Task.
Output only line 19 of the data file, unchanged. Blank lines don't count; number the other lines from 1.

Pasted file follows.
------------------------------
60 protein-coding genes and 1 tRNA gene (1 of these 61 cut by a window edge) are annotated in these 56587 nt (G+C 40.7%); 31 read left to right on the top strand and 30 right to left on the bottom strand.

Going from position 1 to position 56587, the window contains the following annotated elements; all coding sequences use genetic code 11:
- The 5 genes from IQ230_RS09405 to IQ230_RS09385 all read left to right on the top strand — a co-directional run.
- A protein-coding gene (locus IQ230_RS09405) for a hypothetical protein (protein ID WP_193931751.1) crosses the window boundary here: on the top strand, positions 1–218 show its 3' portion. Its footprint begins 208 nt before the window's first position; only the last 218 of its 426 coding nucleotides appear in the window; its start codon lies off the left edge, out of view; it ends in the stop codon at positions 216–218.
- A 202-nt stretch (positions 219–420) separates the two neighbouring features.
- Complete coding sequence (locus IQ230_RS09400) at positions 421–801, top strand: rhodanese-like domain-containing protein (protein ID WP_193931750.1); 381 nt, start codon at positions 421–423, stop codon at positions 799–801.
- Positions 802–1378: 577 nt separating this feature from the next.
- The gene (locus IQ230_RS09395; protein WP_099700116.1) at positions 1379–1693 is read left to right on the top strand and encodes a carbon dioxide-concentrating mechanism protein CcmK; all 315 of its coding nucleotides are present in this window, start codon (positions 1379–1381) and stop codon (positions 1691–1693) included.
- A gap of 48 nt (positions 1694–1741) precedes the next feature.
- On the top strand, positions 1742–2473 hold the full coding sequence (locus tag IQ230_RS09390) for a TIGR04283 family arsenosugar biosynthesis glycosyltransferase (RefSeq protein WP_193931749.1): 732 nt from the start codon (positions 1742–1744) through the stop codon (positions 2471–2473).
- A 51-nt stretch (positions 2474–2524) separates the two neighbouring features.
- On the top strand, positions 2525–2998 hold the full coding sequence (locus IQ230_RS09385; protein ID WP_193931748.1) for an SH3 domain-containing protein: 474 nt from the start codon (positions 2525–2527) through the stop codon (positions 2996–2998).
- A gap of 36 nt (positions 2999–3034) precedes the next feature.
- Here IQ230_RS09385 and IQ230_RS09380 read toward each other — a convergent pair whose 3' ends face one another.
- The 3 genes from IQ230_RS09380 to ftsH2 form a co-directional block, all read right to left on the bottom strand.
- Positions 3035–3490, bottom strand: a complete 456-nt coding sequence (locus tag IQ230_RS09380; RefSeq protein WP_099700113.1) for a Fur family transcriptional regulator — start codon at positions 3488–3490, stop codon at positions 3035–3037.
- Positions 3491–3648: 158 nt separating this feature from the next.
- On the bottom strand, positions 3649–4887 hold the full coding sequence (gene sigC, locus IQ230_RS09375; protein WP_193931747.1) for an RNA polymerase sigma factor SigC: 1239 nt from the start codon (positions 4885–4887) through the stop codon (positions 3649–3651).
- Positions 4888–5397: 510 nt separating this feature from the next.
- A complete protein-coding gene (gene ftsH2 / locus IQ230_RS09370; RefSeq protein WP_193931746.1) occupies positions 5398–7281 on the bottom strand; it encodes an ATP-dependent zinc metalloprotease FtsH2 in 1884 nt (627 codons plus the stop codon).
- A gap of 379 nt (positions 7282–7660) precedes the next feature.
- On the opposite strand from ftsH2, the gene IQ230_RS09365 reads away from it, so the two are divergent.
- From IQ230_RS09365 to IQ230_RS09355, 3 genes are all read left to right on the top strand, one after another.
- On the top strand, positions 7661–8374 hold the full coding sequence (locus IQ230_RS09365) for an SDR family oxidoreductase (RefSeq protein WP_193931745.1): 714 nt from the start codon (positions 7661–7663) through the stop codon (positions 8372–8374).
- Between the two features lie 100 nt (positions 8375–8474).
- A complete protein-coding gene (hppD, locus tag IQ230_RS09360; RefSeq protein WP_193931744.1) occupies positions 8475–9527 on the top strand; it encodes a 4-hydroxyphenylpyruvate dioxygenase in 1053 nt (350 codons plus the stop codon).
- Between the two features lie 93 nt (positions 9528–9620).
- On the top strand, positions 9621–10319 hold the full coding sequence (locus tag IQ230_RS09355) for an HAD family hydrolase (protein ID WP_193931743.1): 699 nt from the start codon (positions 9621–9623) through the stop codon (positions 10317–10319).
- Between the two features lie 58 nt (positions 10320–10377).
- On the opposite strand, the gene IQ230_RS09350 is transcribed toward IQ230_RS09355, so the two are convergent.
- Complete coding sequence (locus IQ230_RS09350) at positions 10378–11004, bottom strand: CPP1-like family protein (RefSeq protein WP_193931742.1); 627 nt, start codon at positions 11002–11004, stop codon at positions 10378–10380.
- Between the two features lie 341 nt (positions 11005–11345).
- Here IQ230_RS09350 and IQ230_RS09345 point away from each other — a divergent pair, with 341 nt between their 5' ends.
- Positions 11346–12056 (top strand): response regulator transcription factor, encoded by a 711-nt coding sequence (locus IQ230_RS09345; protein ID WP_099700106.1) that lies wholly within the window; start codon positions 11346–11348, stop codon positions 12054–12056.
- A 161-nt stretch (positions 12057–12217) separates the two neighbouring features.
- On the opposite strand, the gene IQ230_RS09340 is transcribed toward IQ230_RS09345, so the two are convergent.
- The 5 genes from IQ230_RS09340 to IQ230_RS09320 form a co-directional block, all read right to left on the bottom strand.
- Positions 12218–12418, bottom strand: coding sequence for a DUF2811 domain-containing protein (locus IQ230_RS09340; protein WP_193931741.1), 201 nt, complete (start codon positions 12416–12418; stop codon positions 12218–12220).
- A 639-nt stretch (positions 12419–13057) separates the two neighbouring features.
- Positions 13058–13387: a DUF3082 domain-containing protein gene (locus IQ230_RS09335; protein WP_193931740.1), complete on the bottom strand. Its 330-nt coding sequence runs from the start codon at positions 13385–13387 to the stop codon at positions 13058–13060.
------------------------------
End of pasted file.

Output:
- Positions 4888–5397: 510 nt separating this feature from the next.